Trusting for life

By Christine Laws, Special to The County
8 years ago
“Trust in the LORD with all thine heart; and lean not unto thine own understanding.” (Proverbs 3:5 KJV).

For the past couple of years my secret to good health has been this: Avoid doctors. After all, they might tell me some bad news, prescribe a bucketful of pills, or demand that I give up chocolate. My husband disagreed with my laissez-faire approach. But I leaned on that rickety cane of human understanding, determined to live in ignorant bliss.

And I did live in bliss, until the sore throat showed up. It lingered; it loitered. It unpacked its bags, refusing to leave my esophagus. So I decided that maybe, just maybe, my previous approach needed to be tweaked. Okay, I would admit that living in ignorance when something seems to be amiss is a bad idea. And I reasoned that keeping tabs on my health is simply being a good steward of life. I needed to take care of my children, after all, so my haphazard approach had been less than the best.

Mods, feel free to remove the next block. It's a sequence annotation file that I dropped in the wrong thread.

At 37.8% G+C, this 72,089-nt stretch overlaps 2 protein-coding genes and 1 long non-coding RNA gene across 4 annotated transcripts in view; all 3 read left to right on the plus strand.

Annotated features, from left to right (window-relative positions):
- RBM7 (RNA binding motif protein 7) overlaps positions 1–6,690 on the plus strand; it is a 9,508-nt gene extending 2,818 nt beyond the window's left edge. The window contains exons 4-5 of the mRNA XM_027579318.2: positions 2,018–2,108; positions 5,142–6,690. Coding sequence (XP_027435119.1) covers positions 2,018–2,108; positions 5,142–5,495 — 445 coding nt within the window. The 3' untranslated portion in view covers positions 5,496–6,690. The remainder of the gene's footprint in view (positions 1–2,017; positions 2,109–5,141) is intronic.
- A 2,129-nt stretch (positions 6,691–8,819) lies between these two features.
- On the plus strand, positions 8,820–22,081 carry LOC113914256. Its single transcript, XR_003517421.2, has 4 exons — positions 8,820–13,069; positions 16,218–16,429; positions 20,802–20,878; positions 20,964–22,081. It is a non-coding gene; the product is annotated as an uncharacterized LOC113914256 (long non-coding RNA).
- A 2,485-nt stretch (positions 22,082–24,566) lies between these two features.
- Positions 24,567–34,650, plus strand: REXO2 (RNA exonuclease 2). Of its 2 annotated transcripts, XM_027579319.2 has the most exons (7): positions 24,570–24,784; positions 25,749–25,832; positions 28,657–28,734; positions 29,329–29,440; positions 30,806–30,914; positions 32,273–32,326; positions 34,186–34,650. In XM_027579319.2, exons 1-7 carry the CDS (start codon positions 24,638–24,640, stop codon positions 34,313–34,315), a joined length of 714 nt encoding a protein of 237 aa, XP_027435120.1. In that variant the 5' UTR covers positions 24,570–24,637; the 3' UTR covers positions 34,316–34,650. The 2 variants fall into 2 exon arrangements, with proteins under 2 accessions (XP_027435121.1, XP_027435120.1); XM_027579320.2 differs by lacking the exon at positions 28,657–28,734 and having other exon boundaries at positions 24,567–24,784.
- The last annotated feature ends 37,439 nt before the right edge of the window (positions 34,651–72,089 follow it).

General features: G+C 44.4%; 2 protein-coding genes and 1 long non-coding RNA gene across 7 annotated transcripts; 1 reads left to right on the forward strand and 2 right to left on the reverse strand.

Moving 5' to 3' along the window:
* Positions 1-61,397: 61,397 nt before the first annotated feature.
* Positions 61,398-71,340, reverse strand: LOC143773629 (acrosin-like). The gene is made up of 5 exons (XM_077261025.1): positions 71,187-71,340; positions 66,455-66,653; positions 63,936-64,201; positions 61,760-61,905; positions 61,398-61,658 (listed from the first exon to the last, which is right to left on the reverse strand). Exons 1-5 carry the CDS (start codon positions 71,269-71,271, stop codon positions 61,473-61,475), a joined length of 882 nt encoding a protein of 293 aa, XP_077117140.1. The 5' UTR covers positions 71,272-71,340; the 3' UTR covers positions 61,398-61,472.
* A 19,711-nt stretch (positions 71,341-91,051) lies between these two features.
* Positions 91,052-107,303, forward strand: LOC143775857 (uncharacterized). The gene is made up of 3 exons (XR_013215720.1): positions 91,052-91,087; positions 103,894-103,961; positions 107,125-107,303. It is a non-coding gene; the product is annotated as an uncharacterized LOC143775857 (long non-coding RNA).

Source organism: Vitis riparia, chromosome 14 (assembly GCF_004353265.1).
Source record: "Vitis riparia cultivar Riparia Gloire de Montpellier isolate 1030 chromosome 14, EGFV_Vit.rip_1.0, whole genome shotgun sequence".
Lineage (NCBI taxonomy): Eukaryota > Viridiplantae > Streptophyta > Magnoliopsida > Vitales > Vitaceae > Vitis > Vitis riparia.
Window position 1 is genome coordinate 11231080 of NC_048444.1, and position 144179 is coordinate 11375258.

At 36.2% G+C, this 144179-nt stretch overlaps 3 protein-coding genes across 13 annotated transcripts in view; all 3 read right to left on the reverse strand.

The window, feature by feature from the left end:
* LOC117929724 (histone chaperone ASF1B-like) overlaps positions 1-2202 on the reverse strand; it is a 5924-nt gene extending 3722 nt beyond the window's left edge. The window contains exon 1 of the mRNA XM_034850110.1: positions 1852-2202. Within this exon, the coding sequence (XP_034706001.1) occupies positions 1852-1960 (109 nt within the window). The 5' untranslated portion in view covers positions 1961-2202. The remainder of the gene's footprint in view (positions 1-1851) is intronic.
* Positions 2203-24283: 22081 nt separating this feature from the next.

But once again I leaned on that wobbly cane of human understanding, and I came up with this: I would ask God to keep me alive for as long as I am useful, but not long enough to be a burden. There. That sounded noble, generous, wise.

Then it dawned on me. Since God is in control of life, since He is able to bring good out of what seems to be bad, shouldn’t I willingly place my health in His hands? And if I ever am a “burden,” I know He can use that situation to humble me, to bring good out of my life and out of the lives of those who care for me. My new idea — which is neither my own nor new — boils down to trust.

God knows how long we will live; He knows how to bring good out of every one of those days. I believe that, even if I needed a reminder. So while I await an appointment to have my sore throat evaluated, I will try to avoid that old cane of human understanding. I want to lean on God, trusting Him with all of my heart.

Christine Laws is a freelance writer and editor living in Amity. Her stories, poems, and essays have appeared in a variety of publications. She is also the author of “Fresh and Fruitful: Cultivating the Art of Writing,” available at www.clp.org.